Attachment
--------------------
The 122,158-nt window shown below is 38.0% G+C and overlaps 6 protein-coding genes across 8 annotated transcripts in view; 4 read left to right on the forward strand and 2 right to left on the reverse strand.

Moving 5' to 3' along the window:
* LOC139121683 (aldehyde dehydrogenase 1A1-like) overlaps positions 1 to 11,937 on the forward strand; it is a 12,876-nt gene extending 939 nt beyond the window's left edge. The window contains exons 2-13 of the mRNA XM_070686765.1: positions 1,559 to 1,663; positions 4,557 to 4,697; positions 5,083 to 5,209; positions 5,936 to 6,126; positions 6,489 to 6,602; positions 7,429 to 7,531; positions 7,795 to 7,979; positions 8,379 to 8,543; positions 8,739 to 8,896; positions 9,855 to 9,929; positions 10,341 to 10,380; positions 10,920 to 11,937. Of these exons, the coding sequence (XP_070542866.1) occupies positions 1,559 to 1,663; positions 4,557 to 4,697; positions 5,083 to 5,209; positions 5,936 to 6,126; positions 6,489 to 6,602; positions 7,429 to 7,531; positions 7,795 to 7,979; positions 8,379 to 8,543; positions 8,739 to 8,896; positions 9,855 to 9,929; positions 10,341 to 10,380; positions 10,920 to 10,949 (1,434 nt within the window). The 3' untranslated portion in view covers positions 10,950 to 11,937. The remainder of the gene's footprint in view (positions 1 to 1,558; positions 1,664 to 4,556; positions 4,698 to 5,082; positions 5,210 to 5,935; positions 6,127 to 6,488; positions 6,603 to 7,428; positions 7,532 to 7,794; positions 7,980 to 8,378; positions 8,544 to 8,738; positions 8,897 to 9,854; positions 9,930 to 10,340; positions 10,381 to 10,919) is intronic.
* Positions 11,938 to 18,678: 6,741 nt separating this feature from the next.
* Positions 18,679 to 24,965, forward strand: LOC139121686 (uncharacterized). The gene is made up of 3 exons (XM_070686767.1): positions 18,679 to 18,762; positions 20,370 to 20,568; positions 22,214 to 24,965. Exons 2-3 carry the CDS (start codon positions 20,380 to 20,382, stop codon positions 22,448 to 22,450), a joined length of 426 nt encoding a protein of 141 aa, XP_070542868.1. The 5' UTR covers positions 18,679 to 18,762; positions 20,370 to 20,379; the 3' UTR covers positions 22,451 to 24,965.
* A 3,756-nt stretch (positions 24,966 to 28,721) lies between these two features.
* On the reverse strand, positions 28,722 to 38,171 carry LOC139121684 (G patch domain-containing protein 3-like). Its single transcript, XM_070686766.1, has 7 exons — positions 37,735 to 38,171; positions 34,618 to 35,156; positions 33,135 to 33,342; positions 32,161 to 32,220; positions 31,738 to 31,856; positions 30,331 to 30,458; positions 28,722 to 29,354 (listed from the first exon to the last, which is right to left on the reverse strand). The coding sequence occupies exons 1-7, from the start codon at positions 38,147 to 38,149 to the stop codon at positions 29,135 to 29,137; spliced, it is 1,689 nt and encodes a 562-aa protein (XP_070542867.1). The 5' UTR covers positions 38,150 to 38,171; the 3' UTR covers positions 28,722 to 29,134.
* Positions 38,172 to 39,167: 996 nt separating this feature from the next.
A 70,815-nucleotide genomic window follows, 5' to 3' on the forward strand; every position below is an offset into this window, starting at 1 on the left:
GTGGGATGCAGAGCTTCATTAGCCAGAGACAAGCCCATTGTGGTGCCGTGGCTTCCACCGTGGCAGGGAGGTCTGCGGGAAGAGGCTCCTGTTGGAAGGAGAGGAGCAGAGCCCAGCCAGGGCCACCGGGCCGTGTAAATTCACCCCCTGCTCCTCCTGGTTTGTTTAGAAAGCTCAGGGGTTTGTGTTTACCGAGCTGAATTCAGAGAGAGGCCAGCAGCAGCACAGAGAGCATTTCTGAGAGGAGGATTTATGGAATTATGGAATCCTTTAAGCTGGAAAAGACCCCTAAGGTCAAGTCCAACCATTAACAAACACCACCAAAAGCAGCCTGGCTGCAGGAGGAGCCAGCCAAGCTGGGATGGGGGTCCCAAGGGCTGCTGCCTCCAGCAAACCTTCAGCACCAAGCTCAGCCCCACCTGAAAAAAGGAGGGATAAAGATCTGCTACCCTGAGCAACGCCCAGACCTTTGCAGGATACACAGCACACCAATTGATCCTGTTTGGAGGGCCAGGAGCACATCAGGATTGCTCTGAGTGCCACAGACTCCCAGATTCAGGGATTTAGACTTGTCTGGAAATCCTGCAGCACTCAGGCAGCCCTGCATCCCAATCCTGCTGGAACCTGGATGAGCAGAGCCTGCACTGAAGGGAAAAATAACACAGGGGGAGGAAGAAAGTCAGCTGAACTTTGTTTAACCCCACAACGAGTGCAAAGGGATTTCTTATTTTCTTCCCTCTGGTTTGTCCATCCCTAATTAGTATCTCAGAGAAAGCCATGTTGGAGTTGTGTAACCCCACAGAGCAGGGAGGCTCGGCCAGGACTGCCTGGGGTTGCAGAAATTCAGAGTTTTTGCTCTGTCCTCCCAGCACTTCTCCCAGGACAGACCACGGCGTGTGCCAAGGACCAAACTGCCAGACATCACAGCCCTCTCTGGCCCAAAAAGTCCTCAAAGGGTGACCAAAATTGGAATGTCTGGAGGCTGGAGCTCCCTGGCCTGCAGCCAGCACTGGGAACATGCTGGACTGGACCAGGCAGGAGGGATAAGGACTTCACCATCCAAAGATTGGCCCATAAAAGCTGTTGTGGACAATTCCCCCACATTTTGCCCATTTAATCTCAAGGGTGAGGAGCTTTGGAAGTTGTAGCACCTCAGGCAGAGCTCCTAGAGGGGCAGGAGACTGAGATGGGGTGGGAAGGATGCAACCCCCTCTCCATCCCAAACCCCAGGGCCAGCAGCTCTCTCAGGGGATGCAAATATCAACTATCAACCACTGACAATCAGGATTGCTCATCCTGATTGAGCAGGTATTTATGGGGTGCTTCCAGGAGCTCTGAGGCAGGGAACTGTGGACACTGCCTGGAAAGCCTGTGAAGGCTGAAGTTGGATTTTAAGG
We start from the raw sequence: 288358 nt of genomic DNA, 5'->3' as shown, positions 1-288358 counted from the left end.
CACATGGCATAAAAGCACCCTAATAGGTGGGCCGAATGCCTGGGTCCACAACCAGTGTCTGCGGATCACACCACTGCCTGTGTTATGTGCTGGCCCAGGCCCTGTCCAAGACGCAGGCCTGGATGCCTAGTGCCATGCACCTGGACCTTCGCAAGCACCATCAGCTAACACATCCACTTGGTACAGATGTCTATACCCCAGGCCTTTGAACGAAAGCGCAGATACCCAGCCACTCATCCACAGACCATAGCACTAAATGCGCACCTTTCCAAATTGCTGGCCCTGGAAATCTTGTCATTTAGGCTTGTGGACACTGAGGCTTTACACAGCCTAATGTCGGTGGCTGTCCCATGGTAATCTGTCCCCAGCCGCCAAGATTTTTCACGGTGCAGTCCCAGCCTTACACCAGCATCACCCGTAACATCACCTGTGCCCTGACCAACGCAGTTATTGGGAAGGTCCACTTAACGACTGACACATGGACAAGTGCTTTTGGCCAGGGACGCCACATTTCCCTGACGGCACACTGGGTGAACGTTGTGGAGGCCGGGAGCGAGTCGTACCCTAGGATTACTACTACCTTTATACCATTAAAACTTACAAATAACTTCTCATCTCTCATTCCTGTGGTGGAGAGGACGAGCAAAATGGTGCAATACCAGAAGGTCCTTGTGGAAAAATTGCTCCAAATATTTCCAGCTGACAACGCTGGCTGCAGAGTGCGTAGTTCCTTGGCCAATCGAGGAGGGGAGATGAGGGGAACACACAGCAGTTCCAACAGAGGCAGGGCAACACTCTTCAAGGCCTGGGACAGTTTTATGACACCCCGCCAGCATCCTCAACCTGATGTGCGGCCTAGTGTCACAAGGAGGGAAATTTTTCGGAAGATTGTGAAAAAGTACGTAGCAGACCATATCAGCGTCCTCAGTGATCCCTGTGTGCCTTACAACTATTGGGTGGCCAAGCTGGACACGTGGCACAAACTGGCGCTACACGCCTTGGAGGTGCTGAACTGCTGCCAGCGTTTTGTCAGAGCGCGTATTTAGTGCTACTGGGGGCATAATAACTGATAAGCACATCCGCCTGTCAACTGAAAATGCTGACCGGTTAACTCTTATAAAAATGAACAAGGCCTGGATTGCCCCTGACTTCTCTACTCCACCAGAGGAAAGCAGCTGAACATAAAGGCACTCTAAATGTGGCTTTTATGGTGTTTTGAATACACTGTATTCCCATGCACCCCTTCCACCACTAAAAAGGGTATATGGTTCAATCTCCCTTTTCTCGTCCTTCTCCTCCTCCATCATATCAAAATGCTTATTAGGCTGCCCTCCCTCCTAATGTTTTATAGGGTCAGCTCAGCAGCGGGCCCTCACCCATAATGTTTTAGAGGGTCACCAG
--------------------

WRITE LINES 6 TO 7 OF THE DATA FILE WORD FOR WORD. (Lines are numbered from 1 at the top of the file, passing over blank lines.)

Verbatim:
* A 3,756-nt stretch (positions 24,966 to 28,721) lies between these two features.
* On the reverse strand, positions 28,722 to 38,171 carry LOC139121684 (G patch domain-containing protein 3-like). Its single transcript, XM_070686766.1, has 7 exons — positions 37,735 to 38,171; positions 34,618 to 35,156; positions 33,135 to 33,342; positions 32,161 to 32,220; positions 31,738 to 31,856; positions 30,331 to 30,458; positions 28,722 to 29,354 (listed from the first exon to the last, which is right to left on the reverse strand). The coding sequence occupies exons 1-7, from the start codon at positions 38,147 to 38,149 to the stop codon at positions 29,135 to 29,137; spliced, it is 1,689 nt and encodes a 562-aa protein (XP_070542867.1). The 5' UTR covers positions 38,150 to 38,171; the 3' UTR covers positions 28,722 to 29,134.